Being a decent human being is the FIRST requirement of someone for whom I vote. And this election and the thirty-plus years slandering of Ms. Clinton has — I confess — shaken my faith in the progress made since 1984, shaken my faith that everyone is at the core full of love and light. I have been near hermit-like to avoid evidence of the horrors being promulgated by the Republican party — yes, to me, they are each and every one responsible for this long descent into a standard-bearer whose trademark is bullying those non-white, non-straight, non-christian, etc, and spreading a level of hate and divisiveness not seen since Nazi Germany.
The echoes of this terror resulted in me becoming inordinately sensitive to everything anyone said. I withdrew from Twitter because Continue reading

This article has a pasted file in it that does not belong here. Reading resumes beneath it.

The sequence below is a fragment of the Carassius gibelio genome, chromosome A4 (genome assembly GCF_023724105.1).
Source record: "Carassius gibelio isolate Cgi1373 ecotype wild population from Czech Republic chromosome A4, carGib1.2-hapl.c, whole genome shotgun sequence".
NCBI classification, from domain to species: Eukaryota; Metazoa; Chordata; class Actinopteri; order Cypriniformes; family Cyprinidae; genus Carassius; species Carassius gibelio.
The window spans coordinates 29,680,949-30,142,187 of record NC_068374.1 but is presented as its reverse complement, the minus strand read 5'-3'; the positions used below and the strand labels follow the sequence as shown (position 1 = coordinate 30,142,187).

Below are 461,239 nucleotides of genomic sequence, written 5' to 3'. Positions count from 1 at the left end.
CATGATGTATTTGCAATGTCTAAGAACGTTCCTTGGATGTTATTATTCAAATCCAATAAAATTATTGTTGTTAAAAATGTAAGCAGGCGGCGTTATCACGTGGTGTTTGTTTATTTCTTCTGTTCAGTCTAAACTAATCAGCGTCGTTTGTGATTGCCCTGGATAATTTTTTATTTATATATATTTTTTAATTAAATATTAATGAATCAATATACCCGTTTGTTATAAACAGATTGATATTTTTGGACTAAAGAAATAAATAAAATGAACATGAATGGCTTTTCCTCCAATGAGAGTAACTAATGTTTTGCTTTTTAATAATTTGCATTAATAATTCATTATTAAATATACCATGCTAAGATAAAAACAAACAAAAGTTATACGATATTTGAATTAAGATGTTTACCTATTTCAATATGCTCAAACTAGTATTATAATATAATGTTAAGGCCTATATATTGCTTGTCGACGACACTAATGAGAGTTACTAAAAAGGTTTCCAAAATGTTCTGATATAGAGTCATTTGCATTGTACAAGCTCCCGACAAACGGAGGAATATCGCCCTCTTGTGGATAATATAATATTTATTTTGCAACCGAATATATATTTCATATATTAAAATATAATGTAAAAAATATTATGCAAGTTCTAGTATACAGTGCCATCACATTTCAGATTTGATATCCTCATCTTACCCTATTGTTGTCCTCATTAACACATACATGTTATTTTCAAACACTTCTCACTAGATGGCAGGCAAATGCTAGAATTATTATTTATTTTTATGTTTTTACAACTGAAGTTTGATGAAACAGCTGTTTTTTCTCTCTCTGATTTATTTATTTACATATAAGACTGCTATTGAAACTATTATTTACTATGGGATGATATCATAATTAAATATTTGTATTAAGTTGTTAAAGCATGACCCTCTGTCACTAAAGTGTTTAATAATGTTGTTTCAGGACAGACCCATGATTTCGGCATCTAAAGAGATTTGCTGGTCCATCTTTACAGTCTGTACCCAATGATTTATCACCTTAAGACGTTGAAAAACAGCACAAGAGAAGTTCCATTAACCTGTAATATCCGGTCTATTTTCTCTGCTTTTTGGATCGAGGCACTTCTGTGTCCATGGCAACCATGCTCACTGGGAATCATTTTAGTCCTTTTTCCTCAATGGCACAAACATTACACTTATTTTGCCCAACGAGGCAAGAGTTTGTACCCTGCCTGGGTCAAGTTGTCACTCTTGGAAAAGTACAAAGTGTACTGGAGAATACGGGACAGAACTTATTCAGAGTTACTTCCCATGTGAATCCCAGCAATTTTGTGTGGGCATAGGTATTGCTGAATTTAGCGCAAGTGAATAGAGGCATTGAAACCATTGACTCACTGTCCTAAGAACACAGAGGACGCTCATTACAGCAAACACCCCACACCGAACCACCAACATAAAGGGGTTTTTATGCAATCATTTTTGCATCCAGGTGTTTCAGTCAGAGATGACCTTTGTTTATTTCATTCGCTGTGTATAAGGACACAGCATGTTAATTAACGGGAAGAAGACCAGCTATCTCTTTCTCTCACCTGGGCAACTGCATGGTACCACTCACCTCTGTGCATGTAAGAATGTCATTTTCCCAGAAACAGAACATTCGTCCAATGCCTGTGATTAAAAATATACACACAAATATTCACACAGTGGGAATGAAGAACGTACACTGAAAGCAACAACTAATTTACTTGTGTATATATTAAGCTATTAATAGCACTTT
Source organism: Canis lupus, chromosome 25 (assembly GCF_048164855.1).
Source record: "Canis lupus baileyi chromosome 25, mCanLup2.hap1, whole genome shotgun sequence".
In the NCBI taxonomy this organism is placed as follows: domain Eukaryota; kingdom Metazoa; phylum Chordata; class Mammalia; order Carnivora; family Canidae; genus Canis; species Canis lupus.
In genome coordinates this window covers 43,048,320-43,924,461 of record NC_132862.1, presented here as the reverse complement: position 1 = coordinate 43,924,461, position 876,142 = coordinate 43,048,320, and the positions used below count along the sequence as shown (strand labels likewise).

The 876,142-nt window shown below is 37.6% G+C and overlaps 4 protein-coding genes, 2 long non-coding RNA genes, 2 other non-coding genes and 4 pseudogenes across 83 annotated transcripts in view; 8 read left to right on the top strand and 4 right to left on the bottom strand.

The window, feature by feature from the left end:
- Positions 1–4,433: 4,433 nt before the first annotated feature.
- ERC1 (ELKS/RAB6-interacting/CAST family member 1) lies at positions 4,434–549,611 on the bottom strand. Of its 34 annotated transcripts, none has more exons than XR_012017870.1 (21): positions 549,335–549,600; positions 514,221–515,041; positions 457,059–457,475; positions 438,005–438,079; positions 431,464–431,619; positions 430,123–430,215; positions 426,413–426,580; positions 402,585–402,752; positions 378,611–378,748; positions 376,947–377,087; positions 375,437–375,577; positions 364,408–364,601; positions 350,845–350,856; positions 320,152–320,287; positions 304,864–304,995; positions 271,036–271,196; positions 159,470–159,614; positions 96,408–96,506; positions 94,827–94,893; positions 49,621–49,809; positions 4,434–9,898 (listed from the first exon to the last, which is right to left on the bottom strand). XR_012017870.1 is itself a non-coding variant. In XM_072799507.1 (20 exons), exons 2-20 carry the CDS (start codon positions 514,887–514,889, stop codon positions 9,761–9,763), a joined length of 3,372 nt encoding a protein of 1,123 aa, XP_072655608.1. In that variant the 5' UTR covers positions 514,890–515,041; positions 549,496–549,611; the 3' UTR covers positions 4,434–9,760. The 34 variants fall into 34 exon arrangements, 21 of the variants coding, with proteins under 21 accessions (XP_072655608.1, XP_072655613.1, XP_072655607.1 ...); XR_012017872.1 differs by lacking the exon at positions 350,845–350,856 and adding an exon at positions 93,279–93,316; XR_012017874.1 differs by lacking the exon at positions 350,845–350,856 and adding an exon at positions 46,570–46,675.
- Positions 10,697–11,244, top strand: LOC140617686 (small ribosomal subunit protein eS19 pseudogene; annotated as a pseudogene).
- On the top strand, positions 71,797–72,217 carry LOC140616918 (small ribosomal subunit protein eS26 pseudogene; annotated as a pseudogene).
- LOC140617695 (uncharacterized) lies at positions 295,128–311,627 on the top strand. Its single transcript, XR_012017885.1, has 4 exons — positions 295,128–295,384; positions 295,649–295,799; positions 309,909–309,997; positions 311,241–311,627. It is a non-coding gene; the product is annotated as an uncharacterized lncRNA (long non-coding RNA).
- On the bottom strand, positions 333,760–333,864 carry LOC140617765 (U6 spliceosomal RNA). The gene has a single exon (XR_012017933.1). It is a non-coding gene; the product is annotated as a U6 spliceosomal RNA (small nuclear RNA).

Update: five minutes after initial posting. Ugh. My memory — Please watch the video at the end of the post.
I’m busy exploring my deciduous essence; who and what I am has always been about desquamation, and never has the tearing away of the scales and the shedding of skins been more the primary characteristics of my being than in the last five years or so. One does worry, sometimes, that the affirmative reduction process has or is in danger of eliding into a pathological diminishment of self, until I’ve subtracted myself into non-being — but if spiritual cleansing works like dieting, not much chance of that, as the weight loss is going slower with the passing of time. Damn. I used to be able to drop twenty pounds with little effort. No more. Funny, keeping records on a phone app, watching my dieting/exercise progress, and wishing there was a like-spiritual app. Instead, I take selfies. Okay then, that, and updates on where I am (and am not) going.